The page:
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'I saw my leg was a mangled mess'

SEATTLE -- It was a sunny, warm day along Highway 410 near Mt. Rainier when a man crashed his motorcycle last month.

"This most beautiful scenery that I've encountered in my life," says Mark Hall. "My flickers were flickering on my motorbike, and I didn't realize how my speed in the descent had increased and I was looking down, next minute I was on the other side of the road."

The accident changed his life forever.

"And I came head on to this car which was coming up and as I hit this vehicle, I was thrown onto the side on to the rocks," Hall said. "I saw my leg was a mangled mess. But other parts of me were still OK -- thank God I didn't hit my head."

Mark was wearing a helmet.

Medics airlifted him to Harborview Medical Center in Seattle, delivering him into the skilled hands of Dr. Doug Smith. The accident robbed Mark of his lower right leg.

Eight days later, he was out of the hospital and back to see the doctor before returning home.

As painful as Mark's injury is, Dr. Smith's skill allowed him to keep his knee joint.

"My instinct was saying I have to have my knee," Hall said.

Smith said it was a really bad injury below the knee. "But the decision was made to try to save his thigh and his knee, if we could. He will have trouble getting his knee moving though - over the next year with the muscle damage."

Hall's recovery time may be longer, but he should have more mobility in the long run.

"We always look at limbs with the hope of saving a limb that can have some function," Smith said.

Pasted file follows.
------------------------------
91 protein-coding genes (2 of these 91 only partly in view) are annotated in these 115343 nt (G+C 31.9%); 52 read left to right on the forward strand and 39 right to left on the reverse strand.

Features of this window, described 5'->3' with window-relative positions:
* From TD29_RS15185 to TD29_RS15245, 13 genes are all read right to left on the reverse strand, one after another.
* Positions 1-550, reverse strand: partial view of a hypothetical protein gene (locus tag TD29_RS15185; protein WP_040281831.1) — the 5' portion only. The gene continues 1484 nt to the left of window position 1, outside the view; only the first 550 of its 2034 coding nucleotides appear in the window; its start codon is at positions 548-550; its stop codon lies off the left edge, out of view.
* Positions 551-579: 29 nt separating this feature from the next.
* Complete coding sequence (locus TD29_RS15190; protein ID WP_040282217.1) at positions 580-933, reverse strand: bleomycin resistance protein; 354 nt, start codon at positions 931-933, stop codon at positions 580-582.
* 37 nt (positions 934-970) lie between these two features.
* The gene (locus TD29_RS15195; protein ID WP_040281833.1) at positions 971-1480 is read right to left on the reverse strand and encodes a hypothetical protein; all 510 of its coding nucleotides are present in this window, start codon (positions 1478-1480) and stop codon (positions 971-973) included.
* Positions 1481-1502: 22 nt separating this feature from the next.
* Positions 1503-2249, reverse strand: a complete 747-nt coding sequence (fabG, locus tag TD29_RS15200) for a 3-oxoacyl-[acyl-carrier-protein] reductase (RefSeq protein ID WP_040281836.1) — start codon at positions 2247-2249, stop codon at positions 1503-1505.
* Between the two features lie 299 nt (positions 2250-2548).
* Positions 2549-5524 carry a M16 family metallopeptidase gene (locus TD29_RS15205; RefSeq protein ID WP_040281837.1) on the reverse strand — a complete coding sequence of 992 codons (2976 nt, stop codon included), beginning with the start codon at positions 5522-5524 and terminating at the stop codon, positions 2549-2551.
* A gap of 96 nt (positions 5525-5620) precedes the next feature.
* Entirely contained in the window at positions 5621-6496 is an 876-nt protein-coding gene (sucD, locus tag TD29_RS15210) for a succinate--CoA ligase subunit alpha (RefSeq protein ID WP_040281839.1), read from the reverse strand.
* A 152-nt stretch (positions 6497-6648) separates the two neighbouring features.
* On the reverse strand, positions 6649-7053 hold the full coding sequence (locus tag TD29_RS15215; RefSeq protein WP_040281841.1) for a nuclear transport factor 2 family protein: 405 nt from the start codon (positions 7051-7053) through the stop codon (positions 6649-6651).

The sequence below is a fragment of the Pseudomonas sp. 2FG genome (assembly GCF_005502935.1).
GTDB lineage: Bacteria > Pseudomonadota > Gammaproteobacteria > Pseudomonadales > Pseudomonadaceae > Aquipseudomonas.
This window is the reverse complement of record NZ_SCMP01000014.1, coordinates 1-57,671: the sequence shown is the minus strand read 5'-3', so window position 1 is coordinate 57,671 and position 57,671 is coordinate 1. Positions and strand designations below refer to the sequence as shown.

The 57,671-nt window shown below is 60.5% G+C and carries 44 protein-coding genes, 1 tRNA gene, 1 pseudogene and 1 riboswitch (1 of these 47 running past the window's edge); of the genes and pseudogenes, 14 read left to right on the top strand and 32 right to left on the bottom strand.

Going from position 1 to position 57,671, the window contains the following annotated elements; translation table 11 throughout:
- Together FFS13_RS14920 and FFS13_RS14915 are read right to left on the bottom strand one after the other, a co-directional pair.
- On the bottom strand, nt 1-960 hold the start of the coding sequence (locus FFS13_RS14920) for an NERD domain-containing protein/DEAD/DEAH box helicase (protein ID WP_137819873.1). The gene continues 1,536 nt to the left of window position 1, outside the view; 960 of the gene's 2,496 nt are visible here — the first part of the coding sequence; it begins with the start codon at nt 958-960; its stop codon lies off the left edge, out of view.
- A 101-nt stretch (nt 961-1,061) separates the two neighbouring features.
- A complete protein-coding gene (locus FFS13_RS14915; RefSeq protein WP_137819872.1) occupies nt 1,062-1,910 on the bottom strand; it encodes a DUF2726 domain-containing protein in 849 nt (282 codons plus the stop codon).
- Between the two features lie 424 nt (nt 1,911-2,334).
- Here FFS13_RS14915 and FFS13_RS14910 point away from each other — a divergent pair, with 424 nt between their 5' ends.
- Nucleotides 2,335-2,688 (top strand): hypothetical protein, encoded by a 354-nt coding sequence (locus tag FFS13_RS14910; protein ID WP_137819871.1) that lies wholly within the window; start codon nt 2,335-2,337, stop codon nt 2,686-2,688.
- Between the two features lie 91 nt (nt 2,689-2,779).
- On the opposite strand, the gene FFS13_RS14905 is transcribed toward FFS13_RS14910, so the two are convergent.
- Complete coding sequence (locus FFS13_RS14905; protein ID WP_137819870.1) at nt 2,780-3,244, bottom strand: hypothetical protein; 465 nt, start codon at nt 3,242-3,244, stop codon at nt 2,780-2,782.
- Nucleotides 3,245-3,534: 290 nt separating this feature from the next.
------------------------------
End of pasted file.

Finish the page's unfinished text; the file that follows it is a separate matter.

Smith spent seven years consulting with the U.S. Military after the war on terror started. He now does two-to-four amputations a week.

"I think it would be a wonderful world if nobody ever lost an arm or a leg but unfortunately it's happening more, not less," Smith said.

And not just because of war injuries.

"People can tend to be risk takers," Smith said.

More than half are trauma related -- accidents involving motorcycles, boats, climbing and more. And the rest?

"I think people are living longer so we're seeing more amputations from vascular disease and diabetes," Smith said.

Regardless of the reason, patients are thrilled to have Dr. Smith on their side.

Smith said people really do have an amazing ability to adapt.

Meanwhile, Hall says he is determined to be walking strong this time next year to come back to Seattle with his wife and two sons - ages 8 and 13. It will be quite the trip. Mark is from South Africa and was here with his buddies to ride motorcycles when the accident happened.

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